Setting Up A Knockdown

 

The best result a fighter can achieve is a big knockout. One thing in boxing’s well over hundred-year history is clear, the fans love a good knockout. Whether or not the fighter finishes their foe, it is typically the knockdown, rather than the finish, that evokes the ‘ooh’s and ah’s’ from the crowd.

Scoring a knockdown, if the opponent survives or not, is the crow jewel in a boxing match. Not only does it hurt your foe, it gets the fighter an all-important extra point on the scorecards, something that can save an boxer’s chances on the scorecard should they not finish their opponent.

 

 

So how do you score a knockdown? For one, you cannot look for it. Many coaches find ways to motivate their fighter to a come-from-behind victory as when a boxer looks for a knockout or knockdown, it typically does not happen.

Instead, sticking to your boxing fundamentals, using the knowledge and ring generalship practiced in the gym is your key to scoring a knockout.

 

Knockdown by a big right hand
A big right hand straight down the pipe sends a boxer to the canvas

 

In this article, we look at practices we use everyday in training that can set up your knockdown, should it be closing the show in a big victory or finishing the fight in a comeback win.

Power in Punch

Simple and to the point, to knock someone down you need to hurt them. That said, the power on the shot plays a big factor in successfully scoring a knockdown.

Like punches on the pads and heavy bag, much of your power will be generated from how much weight you can turn on the shot.

 

Deontay Wilder is one of the most prolific knockout artists in modern times. He has the ability to knock an opponent down with one blow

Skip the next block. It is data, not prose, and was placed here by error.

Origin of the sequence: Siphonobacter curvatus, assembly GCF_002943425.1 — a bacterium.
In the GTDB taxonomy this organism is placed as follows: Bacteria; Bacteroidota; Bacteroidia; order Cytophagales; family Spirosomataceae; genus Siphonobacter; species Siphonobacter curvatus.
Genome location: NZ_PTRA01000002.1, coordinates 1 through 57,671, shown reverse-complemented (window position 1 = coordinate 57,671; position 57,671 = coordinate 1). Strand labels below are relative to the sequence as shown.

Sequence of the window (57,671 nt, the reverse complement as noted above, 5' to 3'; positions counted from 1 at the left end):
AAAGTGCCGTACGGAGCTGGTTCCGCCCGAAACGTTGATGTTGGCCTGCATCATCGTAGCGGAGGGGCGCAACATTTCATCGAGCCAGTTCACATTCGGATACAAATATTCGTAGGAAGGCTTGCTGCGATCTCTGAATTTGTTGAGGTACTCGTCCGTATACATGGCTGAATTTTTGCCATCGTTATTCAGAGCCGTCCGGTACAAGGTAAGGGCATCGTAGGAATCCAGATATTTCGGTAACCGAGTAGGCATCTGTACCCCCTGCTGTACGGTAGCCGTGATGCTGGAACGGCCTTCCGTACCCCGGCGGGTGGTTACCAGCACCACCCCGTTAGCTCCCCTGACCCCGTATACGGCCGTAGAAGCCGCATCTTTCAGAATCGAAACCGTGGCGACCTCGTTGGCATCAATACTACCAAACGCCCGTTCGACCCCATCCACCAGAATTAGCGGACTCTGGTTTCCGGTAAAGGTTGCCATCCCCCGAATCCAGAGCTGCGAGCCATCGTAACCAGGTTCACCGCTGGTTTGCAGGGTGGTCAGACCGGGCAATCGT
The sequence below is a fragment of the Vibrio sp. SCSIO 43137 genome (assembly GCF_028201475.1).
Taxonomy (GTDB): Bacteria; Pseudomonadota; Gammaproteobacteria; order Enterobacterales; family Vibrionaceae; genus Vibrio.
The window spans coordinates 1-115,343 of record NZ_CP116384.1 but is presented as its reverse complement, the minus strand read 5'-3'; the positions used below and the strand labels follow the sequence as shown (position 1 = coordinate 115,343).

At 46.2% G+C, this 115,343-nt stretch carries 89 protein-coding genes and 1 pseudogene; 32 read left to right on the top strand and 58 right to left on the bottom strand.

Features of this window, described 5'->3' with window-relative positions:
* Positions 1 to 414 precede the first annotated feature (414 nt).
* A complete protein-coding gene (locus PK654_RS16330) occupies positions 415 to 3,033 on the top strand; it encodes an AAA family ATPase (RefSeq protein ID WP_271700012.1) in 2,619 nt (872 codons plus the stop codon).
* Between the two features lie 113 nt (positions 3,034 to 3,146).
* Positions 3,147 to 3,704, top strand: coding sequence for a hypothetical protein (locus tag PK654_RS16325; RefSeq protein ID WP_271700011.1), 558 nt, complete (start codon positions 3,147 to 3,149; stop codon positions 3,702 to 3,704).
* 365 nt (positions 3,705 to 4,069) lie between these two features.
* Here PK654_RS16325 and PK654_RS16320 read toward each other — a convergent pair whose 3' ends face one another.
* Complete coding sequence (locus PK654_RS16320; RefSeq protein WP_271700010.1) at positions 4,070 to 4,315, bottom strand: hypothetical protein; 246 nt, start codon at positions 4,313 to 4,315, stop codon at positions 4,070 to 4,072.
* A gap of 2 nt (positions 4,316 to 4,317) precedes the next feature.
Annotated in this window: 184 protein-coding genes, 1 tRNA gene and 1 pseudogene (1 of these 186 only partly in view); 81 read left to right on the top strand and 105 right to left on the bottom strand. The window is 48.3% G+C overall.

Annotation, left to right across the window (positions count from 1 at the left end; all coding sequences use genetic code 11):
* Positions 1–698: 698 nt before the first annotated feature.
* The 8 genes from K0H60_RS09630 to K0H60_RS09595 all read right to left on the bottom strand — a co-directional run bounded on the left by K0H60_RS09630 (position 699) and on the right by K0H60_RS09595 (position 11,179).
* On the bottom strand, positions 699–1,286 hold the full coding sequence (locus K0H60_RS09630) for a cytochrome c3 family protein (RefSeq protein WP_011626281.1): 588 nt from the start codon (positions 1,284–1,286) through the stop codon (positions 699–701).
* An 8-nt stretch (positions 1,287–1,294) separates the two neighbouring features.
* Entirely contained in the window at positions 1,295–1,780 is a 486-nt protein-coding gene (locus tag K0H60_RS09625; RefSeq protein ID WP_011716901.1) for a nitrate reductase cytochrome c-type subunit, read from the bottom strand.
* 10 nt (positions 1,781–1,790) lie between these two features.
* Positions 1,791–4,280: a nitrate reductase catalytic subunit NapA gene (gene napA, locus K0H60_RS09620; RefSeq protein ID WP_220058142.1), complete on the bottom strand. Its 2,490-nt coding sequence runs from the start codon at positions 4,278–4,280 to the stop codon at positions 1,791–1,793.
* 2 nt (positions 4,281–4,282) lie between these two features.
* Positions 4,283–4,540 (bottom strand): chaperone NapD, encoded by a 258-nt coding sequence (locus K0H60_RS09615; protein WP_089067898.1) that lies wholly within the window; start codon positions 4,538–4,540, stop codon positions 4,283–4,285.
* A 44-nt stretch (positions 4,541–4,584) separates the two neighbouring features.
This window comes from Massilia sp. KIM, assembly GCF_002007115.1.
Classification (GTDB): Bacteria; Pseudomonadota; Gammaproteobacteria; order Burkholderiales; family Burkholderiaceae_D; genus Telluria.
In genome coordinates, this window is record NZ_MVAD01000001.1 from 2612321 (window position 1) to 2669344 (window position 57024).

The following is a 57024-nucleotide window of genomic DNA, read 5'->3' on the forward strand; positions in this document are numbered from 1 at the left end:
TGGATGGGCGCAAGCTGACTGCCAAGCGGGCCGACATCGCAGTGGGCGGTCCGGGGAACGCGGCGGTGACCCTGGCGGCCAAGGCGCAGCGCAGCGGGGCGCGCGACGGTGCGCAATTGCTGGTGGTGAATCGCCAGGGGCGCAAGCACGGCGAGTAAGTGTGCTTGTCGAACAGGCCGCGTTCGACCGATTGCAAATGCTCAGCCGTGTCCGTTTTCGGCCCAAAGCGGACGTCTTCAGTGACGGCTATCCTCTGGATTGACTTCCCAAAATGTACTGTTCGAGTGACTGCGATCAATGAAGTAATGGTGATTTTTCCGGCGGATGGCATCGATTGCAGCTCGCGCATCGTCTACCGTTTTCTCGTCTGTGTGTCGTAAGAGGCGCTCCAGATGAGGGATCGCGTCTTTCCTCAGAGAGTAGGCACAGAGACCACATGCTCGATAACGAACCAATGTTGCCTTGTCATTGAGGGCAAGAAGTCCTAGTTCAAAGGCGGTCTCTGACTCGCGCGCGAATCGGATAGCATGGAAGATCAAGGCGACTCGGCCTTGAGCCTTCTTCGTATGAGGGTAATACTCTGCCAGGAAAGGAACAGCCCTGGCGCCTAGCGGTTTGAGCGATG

A strong foundation of the basics gives a boxer this gift. Most fighters are not born with natural punching power but rely on the transfer of their own weight, most commonly shifted from back-foot to front-foot, to have enough punching power to win fights by knockout.

Angle of shot / Opponents Balance

One of the factors of a knockdown is the placement of the shot. This is a combination between where you put yourself in the ring and what angle the punch lands on your opponent.

A large part of being successful in scoring the knockdown is getting your opponent off balance. To achieve this a boxer must take an angle, use footwork to catch your opponent crossing their legs or at an angle that their balance is vulnerable.

 

Iron Mike Tyson is known for his monstrous punching power and ability to finish fights quickly

 

Good strategies to achieve this can be fainting and faking punches prior to making your move, as well as taking the position of counter puncher.

Timing opponent and Their Head Movement

It is often said that timing beats speed, for this reason it can also play a big factor in scoring a knockdown. 

A boxer with good punch timing can neutralize a fast or powerful opponent. An integral part of timing an opponent is reading their movement, both downstairs with the footwork and up with head movement.

 

Head movement is key when trying to avoid power shots